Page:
It's difficult to foresee any real issue academically as he is so bright that even if he underachieved it still wouldn't be bad (is that too blase?). He doesn't do meltdowns, he goes in on himself. He can be over emotional when challenged but generally he is more likely to sit and stare than have an outburst (the kid can look at a wall for hours). Is that an issue? Does it make him more likely to self harm? He pulled out one of his eyebrows and picks at himself (till he bleeds) when anxious. I can see bullying or even being attacked being an issue, but what help is there for this? Is this something I can do myself? My friend mentioned social stories but it hasn't helped as the information I have found on them is aimed a kids who need a lot more support than my DS.

Even writing this I veer from feeling like I am overreacting to under-reacting.

Seeingadistance Fri 14-Apr-17 23:55:00

To be honest, if your son has got to 11 years old without any significant problems then I'm not sure why you think he might be on the Autism Spectrum. Have teachers or others flagged up any issues or problems with you over the years?

You've not given any information here about why you think ASD is a possibility. To get an assessment you'd need to be able to articulate and give examples of the ways in which you think he might meet the criteria.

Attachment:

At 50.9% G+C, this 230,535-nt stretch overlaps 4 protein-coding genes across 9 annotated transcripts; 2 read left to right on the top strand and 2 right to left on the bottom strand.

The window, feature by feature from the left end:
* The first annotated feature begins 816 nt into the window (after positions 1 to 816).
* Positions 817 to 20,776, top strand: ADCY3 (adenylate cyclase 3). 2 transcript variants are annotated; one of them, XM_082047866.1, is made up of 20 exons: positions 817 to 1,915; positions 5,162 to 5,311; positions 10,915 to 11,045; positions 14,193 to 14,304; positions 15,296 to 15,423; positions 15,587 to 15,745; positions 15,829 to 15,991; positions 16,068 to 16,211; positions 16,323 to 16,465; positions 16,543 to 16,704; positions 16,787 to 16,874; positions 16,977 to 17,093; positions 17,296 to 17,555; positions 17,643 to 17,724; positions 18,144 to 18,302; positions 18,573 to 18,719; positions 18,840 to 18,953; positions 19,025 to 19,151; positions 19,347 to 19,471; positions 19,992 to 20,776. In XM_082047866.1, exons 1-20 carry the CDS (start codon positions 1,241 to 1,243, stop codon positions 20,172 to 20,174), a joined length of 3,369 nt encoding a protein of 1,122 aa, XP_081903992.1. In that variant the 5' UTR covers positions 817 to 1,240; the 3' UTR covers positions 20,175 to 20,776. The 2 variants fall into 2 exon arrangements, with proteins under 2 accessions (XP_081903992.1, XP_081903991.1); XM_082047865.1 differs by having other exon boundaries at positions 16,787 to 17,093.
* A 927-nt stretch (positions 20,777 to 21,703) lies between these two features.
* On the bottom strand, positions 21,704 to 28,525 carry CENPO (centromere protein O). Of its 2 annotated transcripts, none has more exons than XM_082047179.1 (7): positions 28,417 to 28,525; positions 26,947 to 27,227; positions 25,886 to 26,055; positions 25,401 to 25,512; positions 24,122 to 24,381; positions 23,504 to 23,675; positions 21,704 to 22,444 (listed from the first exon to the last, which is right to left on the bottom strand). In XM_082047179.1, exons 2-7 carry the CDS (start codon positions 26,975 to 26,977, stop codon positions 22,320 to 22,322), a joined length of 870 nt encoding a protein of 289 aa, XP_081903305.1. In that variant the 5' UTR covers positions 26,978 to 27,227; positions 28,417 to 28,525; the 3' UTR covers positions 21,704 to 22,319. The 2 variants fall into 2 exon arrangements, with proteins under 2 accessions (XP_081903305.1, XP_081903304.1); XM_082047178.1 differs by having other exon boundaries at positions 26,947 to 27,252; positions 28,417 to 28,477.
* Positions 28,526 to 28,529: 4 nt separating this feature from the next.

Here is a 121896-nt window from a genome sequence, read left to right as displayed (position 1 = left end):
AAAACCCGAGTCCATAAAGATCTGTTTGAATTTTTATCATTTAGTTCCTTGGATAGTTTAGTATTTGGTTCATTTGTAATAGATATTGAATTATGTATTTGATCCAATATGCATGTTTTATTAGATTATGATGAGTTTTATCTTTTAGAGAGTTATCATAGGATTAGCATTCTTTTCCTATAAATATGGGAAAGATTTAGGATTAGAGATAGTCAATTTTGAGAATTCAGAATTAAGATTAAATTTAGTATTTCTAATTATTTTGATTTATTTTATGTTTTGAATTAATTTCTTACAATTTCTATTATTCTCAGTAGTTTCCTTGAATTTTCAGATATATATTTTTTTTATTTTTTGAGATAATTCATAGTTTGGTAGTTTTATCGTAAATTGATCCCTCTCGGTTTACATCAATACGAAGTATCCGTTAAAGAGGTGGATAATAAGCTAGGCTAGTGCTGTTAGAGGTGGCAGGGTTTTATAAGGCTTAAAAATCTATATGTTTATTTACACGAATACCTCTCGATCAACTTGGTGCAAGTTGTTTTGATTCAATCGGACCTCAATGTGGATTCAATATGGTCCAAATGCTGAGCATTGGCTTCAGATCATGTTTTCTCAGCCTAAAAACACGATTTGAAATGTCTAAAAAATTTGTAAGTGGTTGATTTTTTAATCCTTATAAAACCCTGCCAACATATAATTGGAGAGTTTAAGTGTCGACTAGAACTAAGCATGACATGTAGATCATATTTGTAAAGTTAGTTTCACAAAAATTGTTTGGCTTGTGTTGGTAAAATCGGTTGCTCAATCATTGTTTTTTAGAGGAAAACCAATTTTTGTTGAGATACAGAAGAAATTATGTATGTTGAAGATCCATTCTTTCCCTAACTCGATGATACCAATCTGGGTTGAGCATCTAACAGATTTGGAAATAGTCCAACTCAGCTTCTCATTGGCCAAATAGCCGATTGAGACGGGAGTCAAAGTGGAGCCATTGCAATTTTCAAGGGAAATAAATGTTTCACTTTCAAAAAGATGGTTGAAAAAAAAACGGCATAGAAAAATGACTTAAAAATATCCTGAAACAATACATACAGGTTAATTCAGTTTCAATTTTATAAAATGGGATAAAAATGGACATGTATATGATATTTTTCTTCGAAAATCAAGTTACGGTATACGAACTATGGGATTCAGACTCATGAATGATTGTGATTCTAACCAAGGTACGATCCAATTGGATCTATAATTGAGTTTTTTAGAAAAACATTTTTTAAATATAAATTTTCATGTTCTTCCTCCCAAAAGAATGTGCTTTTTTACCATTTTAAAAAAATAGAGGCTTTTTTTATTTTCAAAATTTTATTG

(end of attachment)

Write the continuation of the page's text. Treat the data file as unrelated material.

typetytypetypes Fri 14-Apr-17 23:57:38

YANBU to want to have your DS assessed / diagnosed. There are plenty of people who go through life into adulthood, relationships, work etc who are in the spectrum, and don't have a diagnosis, and maybe get one as an adult in their 30s, 40s etc. That doesn't mean a diagnosis isn't useful - I can't speak for other people, but I know in my own family a diagnosis for the adult has been beneficial as it has helped them to understand themselves, as well as helped those around them, even though they are not using that at current for any specific support or adjustments and so on.

I don't believe in the label issue, that's just me. In my family we have a variety of disabilities / illnesses / conditions both mental and physical. In our world, no one ever seems to worry about labelling for anything until it comes to ASC hmm

A diagnosis can help with providing extra support as and when needed, and with generally understanding one another / oneself. It could mean a lot of intervention, if needed, or not much at all, it could just be a little more understanding from teachers for instance if that became necessary. It could remain something private for your family, for your DS to decide what he wants to do.